Writing Wednesdays

The Life We’ve Chosen

By Steven Pressfield | 14 Comments

I’m gonna take a tiny break from our mini-series about Villains to share a blog post from my friend Seth Godin. Why? Because I think Seth has described in a few short lines the Writer’s Life (or any artist’s life) in a way that nails it like nothing I’ve ever seen. Seth’s blog, by the way, is my go-to. It’s the first one I read every morning. I can’t recommend it highly enough.   THE SOLO MARATHON The usual marathons, the popular ones, are done in a group. They have a start time. A finish line. A way to qualify. A route.…

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The Non-Zero-Sum Character

By Steven Pressfield | 19 Comments

  Here, in no particular order, is a sampling of real-life non-zero-sum characters. Jesus of Nazareth The 300 Spartans at Thermopylae

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The Villain Speech in “Vice”

By Steven Pressfield | 11 Comments

We said in last week’s post that the Villain sees the world as a zero-sum game. This is a corollary to another aspect of the classic antagonist’s view of life as a war of all-against-all. To re-quote Colonel Nathan Jessup (Jack Nicholson) from Aaron Sorkin’s A Few Good Men: COLONEL JESSUP Son, we live in a world that has walls, and those walls have to be guarded by men with guns. Who’s gonna do it? You? … I have neither the time nor the inclination to explain myself to a man who rises and sleeps under the blanket of the…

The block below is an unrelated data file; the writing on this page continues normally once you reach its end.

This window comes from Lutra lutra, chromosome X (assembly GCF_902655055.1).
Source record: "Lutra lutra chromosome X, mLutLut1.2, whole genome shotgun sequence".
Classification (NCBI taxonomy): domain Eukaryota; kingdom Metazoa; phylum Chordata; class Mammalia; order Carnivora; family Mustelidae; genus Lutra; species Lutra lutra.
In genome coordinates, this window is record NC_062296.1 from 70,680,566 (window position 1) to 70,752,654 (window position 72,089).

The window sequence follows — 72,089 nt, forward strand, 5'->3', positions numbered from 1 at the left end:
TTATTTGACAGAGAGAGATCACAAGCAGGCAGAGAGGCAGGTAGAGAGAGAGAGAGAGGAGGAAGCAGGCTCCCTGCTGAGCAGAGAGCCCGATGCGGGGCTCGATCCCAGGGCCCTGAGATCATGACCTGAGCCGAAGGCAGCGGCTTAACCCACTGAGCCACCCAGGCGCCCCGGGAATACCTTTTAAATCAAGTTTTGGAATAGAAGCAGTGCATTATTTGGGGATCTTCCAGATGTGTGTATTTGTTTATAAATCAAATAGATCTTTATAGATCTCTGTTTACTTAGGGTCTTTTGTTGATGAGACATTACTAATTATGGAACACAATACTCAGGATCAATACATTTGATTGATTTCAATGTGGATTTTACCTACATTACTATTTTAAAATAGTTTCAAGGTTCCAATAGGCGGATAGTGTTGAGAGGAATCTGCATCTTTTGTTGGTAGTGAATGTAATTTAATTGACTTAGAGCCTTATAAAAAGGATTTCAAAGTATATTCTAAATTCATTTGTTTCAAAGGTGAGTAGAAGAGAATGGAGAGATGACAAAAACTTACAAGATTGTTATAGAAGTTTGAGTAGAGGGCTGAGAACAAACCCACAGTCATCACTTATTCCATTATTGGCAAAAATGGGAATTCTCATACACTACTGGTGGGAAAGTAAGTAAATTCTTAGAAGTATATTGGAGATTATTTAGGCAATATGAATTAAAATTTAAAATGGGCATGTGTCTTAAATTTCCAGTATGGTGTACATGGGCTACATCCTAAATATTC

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To the Villain, It’s a Zero-Sum Game

By Steven Pressfield | 13 Comments

The definition of a zero-sum game is if one side wins, the other side loses. Whatever proportion of goodies Player A takes, by that exact amount is Player B’s stake diminished. In a zero-sum equation, if I take a slice of the pie, there’s that much less for you. This is the how the Villain in our stories sees the world. In Margin Call, written and directed by J.C. Chandor, the executives at a major investment bank realize, over one long dramatic night, that their trading model is fatally flawed. The instant “the Street” gets word of this, the firm…

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Pulp Heroes

By Steven Pressfield | 20 Comments

I was watching the movie Logan on TV last night. Do you know it? It’s one of the X-Men flicks, starring Hugh Jackman as “the Wolverine,” though in this story he’s the more human-ish version of that character, called “Logan.” I’ve actually watched this movie about ten times. A lot of writers would turn up their noses at this species of pulp-y fare, but I really love it … and I learn a lot because these are the kinds of stories that work. The heroes work. The villains work. The stories work. I was studying the character of Logan/Wolverine. It…

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The Blank Page is Not Neutral

By Steven Pressfield | 24 Comments